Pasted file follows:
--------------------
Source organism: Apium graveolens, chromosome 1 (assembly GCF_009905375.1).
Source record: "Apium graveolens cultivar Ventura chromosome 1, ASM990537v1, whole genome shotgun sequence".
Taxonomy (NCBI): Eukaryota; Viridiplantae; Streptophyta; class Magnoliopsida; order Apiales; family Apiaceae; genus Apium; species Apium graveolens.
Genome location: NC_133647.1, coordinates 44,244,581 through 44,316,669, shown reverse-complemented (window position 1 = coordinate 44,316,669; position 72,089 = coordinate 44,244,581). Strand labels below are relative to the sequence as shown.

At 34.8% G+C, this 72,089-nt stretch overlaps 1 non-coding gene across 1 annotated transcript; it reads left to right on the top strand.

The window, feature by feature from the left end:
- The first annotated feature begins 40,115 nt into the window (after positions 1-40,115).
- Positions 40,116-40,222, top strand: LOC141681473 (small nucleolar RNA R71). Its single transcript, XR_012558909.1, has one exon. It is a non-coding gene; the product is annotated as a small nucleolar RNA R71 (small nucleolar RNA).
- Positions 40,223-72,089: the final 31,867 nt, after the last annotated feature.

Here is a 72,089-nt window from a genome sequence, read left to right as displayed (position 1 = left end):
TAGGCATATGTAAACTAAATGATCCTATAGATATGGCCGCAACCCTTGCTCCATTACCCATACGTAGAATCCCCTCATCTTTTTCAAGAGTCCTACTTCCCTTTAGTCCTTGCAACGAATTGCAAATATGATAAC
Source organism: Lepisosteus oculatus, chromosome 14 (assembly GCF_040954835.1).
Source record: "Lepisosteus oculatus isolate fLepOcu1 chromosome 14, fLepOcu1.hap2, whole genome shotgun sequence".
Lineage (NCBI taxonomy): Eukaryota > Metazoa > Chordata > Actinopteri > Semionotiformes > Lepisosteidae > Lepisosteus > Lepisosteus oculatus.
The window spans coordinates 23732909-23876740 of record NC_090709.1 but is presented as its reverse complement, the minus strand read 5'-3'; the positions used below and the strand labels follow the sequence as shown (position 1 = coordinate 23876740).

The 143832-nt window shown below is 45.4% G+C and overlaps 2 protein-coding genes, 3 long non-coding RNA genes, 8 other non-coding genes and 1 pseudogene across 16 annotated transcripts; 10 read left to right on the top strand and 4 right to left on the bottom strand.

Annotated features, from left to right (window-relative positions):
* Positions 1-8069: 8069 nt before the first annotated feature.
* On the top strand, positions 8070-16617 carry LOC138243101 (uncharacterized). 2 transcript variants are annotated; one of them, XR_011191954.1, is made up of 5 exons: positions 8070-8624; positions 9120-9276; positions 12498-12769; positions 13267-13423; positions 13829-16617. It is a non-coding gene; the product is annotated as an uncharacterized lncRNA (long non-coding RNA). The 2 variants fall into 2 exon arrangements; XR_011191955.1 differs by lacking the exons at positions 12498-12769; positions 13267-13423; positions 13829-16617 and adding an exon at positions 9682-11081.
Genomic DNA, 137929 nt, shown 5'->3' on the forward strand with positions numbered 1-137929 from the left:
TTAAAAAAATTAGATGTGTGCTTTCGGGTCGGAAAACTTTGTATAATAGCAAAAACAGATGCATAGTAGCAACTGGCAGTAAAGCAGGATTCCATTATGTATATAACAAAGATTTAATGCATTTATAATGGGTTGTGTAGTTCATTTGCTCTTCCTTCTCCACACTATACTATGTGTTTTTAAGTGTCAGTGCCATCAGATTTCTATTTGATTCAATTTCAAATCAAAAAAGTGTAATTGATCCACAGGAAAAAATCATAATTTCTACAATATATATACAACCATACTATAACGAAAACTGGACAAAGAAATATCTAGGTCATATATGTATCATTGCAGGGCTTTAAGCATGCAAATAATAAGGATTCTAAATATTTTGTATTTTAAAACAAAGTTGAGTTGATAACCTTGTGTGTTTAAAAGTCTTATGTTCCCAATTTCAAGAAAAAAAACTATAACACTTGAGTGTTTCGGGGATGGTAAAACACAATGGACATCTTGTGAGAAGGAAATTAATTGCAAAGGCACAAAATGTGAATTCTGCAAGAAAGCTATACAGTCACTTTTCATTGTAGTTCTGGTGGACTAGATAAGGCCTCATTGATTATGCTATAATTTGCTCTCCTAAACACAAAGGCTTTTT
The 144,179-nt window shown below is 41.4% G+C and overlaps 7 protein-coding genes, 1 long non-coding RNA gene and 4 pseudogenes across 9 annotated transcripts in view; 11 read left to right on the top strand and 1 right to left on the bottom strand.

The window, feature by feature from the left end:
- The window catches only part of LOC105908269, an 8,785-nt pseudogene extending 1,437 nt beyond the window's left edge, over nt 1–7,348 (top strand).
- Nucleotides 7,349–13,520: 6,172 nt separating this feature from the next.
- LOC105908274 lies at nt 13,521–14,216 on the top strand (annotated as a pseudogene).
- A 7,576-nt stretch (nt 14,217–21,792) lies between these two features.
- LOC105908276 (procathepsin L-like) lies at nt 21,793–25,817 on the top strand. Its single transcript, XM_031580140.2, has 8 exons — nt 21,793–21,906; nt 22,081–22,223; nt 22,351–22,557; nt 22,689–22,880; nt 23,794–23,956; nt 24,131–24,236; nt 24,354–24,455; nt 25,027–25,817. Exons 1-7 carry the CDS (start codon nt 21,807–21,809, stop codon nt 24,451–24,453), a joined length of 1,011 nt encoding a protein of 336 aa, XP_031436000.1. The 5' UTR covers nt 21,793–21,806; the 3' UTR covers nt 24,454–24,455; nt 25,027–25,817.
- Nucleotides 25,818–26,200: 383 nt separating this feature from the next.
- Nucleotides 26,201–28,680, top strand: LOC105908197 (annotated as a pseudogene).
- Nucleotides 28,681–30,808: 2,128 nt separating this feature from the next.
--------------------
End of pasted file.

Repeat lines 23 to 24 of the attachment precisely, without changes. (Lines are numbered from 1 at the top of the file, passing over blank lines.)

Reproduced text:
The window, feature by feature from the left end:
- The window catches only part of LOC105908269, an 8,785-nt pseudogene extending 1,437 nt beyond the window's left edge, over nt 1–7,348 (top strand).